FK, Deutsche Bank I don’t have the slightest doubt that the euro will stay – although we have considerable hurdles to overcome before calm is restored – so everybody should get prepared for Sepa. Once we get a mandatory end-date, be it 2013 or 2014, people will realize the need to start their preparations quickly.
MD, BAML A lot of companies see Sepa direct debits as an opportunity to re-engineer their receivables processes, which have been trickier to migrate into a centralized structure than payables because the control around the receivables process has remained local. If you have a new instrument and a new method for collections from clients, there is an opportunity to re-engineer processes.
GN, SABMiller Fortuitously, we are just going through a rationalization of banks in Europe and have an opportunity to be much more integrated into the Sepa timetable. However, Sepa has been confusing, with a lot of deadlines and little corporate understanding of what is involved and what, if any, are the benefits.
NG, Vodafone We have been looking at this seriously for six months. With the amount of direct debits, given our large customer base all over Europe, it is a big issue for us. Our collections are decentralized, so we see Sepa as an opportunity to centralize. There are costs associated with change but there are going to be some savings.
However, at the same time, Sepa remains challenging. The costs can be significant. For example, we have direct-debit information within a billing system in some countries, and in a SAP (systems application programme) system in some countries. The aggravation and cost of adjusting those direct-debit fields is different depending on which system it is in. There are also technical issues, such as corporates having to be responsible for direct-debit mandate archives, to consider. A two-year time-frame for implementation would be quite a challenge for us and that is why we have to get ahead of the game.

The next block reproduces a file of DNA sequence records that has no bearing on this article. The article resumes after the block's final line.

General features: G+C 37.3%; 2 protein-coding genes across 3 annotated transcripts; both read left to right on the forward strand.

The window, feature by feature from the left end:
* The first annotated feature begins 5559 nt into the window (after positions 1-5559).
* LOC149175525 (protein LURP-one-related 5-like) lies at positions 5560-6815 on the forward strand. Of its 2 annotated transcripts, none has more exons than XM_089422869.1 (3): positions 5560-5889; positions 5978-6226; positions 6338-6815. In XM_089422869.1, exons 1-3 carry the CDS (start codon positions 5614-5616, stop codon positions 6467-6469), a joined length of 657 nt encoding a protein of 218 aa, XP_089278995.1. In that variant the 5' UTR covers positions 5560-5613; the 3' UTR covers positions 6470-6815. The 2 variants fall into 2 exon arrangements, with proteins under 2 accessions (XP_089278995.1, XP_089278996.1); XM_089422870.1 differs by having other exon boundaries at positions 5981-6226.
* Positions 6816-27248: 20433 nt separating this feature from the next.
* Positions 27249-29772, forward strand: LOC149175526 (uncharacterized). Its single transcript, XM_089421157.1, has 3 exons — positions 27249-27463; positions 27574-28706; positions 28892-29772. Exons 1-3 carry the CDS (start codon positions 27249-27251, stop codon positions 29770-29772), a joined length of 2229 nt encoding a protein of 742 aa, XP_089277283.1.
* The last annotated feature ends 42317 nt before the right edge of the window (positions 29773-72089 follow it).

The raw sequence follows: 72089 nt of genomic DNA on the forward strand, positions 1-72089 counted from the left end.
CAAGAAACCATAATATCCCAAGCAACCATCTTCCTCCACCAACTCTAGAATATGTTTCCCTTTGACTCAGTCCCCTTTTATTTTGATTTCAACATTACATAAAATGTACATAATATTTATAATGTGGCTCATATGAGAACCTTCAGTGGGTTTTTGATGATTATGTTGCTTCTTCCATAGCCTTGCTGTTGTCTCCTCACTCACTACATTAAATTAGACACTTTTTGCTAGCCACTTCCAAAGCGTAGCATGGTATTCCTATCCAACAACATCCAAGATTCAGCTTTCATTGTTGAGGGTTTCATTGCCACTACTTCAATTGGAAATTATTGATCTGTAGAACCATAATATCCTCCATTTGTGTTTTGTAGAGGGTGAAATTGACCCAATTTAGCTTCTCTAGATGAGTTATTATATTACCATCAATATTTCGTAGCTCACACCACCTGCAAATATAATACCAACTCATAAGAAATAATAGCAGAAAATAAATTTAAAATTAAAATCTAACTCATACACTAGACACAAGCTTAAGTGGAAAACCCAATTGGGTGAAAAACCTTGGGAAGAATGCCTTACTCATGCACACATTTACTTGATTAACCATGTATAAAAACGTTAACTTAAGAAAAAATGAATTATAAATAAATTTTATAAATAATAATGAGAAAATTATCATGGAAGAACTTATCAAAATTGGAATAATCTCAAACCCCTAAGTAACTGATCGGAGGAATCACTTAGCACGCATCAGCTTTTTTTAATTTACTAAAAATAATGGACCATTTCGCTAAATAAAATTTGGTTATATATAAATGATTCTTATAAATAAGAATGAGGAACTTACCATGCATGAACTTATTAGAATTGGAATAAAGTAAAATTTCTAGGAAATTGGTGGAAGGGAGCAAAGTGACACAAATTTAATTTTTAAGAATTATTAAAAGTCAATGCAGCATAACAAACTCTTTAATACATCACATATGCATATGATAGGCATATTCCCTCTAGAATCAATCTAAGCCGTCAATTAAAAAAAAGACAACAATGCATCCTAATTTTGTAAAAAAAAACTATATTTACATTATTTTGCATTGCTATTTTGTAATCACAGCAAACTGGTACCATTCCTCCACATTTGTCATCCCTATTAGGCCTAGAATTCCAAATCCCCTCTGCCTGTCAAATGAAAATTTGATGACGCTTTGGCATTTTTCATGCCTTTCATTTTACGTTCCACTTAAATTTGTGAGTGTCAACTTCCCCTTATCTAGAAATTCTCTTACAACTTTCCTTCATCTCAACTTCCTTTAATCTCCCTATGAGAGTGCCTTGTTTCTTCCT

One major problem related to Sepa is that banks’ efforts to promote it have been underwhelming. There isn’t clarity or understanding. Sepa is potentially a big opportunity – if a bank was able to explain the opportunity, companies would flock to them.
Of course, the other issue regarding Sepa is that given the euro crisis, it does seems ironic to be setting a deadline for Sepa.
Jack Large Presumably, if you put collections into a centralized environment, you still gain benefits, even if things go wrong in the eurozone?
NG, Vodafone It is more complex than that. In southern Europe, in particular, the big problem with cash collections is reconciliation issues. The direct debits are fine; it is when they fail there is a problem.